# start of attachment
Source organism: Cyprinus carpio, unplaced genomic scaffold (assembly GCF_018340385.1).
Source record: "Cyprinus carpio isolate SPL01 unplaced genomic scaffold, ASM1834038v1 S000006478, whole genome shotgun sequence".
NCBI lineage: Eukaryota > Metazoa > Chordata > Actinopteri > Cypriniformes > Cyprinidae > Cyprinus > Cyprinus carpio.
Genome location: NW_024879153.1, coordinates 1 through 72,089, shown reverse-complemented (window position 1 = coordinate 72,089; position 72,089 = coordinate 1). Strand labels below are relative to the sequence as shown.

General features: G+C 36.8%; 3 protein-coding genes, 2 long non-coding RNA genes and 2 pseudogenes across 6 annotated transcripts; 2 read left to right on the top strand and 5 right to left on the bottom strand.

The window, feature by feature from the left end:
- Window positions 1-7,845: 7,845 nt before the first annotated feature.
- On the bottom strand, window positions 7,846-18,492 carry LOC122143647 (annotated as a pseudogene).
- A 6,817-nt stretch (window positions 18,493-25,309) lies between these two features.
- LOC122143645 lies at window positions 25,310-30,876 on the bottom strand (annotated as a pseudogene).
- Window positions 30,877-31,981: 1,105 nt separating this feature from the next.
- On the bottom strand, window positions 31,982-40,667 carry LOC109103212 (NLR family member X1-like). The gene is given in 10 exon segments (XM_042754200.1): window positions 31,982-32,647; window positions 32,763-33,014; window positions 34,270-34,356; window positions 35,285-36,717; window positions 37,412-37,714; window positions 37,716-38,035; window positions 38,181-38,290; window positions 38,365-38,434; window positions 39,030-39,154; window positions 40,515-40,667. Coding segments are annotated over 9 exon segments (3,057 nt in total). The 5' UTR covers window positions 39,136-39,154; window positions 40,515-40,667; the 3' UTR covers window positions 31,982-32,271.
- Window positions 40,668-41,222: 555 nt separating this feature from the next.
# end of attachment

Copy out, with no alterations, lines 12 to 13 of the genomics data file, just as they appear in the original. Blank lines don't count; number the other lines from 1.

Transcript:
- On the bottom strand, window positions 31,982-40,667 carry LOC109103212 (NLR family member X1-like). The gene is given in 10 exon segments (XM_042754200.1): window positions 31,982-32,647; window positions 32,763-33,014; window positions 34,270-34,356; window positions 35,285-36,717; window positions 37,412-37,714; window positions 37,716-38,035; window positions 38,181-38,290; window positions 38,365-38,434; window positions 39,030-39,154; window positions 40,515-40,667. Coding segments are annotated over 9 exon segments (3,057 nt in total). The 5' UTR covers window positions 39,136-39,154; window positions 40,515-40,667; the 3' UTR covers window positions 31,982-32,271.
- Window positions 40,668-41,222: 555 nt separating this feature from the next.